As of June 1, when the nation celebrated the beginning of Pride Month, more than a third of states have legally banned best-practice medicine for transgender youth. LGBTQI+ people across the country face alarming rates of substance abuse, diabetes, smoking, eating disorders, anxiety, and depression due to barriers to care and other social stressors. As the Assistant Secretary for Health, and as a pediatrician and adolescent medicine specialist, I’m urging all of us to use this Pride Month to assess our health and take the right steps to protect ourselves.
Celebrating how far we’ve come in terms of legal, social, and professional acceptance is one of the best parts of Pride Month, but this year it’s not easy. We have never asked to be used as political targets. Queer people have never wanted to be attacked, bullied, or described in insulting terms, especially in public life or in the media. Queer youth have never asked to be harassed for who they are, and their parents, loved ones, friends, and allies have never asked to be called groomers or pedophiles.
We all know the challenges that we are facing right now. That’s why this Pride Month, in addition to expressing joy, support, and solidarity with each other, we need to make some time for our own health and wellness.
Making healthy decisions is not always easy. Economic, social, and other lifestyle factors can always conspire against us. But at the end of the day, our health is the product of the choices we make as well as the environment in which we live. We all can and should take action to improve our health and well-being.
Here are five specific actions I’m recommending for LGBTQI+ people to take this Pride Month.
If you don’t have a primary care clinician you feel comfortable speaking with openly, please take time to find one. For many of us, this is the person in our lives who reminds us to receive our preventive cancer screenings, our annual flu shot and more. It’s very important to have a positive primary care relationship and to receive an annual physical. If you aren’t sure where to start or don’t have a doctor already, contact your local federally qualified health center. These organizations often provide sliding-scale care and are accustomed to working with a diverse patient population.
If you smoke or vape, I encourage you to reduce the amount you smoke or vape and, if you’re ready, take the steps you need to quit. Smoking and vaping are the leading cause of preventable death for LGBTQI+ people. As a population, we can live longer and lead healthier lives without tobacco in our lungs.
If you’re HIV-negative, please stay current with HIV tests and consider talking to your provider about pre-exposure prophylaxis, often called PrEP. If you’re HIV-positive, please stay active with your antiretroviral (ART) medication. Always remember that if your antibody level is undetectable, your HIV is untransmittable. In many cases, ART is life-sustaining medication.
Stay up to date on your COVID-19 and mpox vaccinations. We have incredibly effective vaccines available to us for both of these dangerous viruses. These lifesaving vaccines are essential to keeping ourselves and our community safe. The Centers for Disease Control and Prevention has developed an easy-to-access one-stop online shop for mpox vaccine information, which includes helpful data on prevention strategies.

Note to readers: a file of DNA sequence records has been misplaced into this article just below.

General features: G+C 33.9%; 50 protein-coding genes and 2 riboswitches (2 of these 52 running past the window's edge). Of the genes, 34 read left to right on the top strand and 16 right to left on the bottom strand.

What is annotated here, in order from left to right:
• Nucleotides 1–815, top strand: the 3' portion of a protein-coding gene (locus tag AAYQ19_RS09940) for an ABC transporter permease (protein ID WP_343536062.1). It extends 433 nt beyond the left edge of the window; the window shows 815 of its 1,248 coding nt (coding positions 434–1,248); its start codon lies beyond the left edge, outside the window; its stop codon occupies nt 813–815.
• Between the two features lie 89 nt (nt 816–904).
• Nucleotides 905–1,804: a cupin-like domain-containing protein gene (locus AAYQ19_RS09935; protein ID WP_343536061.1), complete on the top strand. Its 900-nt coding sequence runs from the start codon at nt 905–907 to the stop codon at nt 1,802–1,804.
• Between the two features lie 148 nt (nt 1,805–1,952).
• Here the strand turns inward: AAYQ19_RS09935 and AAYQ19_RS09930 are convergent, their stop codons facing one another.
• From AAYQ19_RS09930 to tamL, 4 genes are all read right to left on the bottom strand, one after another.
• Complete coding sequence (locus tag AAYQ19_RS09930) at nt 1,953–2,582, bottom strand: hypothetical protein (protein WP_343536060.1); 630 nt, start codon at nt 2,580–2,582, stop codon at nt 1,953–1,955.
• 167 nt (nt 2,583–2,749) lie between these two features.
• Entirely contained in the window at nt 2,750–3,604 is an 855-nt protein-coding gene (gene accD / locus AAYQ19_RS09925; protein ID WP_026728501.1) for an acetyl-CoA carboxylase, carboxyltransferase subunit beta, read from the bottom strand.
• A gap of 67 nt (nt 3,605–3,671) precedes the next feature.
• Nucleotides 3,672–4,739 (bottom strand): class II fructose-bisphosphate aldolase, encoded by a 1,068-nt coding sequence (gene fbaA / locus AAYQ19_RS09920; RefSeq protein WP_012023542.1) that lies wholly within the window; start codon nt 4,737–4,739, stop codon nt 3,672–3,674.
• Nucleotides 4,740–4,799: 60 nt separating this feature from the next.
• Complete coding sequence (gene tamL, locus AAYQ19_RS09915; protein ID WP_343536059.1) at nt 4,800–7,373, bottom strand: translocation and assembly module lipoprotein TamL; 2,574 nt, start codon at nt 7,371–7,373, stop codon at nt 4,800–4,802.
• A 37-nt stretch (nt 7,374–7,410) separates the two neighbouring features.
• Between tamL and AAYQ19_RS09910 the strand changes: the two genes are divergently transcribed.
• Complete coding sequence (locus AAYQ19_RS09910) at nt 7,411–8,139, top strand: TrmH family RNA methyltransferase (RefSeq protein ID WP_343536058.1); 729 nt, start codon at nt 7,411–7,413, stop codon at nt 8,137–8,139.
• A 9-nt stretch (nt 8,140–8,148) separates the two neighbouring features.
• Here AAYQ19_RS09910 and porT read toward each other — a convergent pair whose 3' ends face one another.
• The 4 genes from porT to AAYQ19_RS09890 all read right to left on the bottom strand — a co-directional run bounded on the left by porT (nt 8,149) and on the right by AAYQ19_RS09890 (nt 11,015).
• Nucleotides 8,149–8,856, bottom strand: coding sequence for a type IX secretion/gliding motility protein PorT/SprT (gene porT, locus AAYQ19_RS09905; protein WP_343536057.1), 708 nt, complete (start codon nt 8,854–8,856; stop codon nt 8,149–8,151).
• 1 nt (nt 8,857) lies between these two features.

Check in on your preventive cancer screenings. Early detection saves lives, and LGBTQI+ people deserve access to the life-saving early cancer treatment that we know provides the best likelihood for cancer remission. Given the long history and clear evidence of cancer screening disparities, I want to urge everyone reading this to take proactive steps to make sure you get screened, even if it is difficult. According to a report published in January in CA: A Cancer Journal for Clinicians, cancer deaths in the U.S. have gone down 33 percent since 1991 due to a decrease in smoking, improved treatment, and increases in early detection.
I advocate for these and other healthy behaviors every day as assistant secretary for health. The offices I oversee work to end the HIV epidemic in the U.S., to safeguard LGBTQI+ youth from harmful practices like so-called conversion therapy, and to spread public awareness that gender-affirming care is best-practice medical care for transgender youth and adults, based on the best available science and decades of study.
This Pride Month, let’s ensure that LGBTQI+ people can access the care we need. It’s a crucial part of our ongoing effort to support healthy people, healthy communities, and a healthy nation for all.
Admiral Rachel L. Levine serves as the 17th Assistant Secretary for Health for the U.S. Department of Health and Human Services (HHS), after being nominated by President Joe Biden and confirmed by the U.S. Senate in 2021. She is the highest-ranking transgender person in the federal government in U.S. history.
Views expressed in The Advocate’s opinion articles are those of the writers and do not necessarily represent the views of The Advocate or our parent company, equalpride.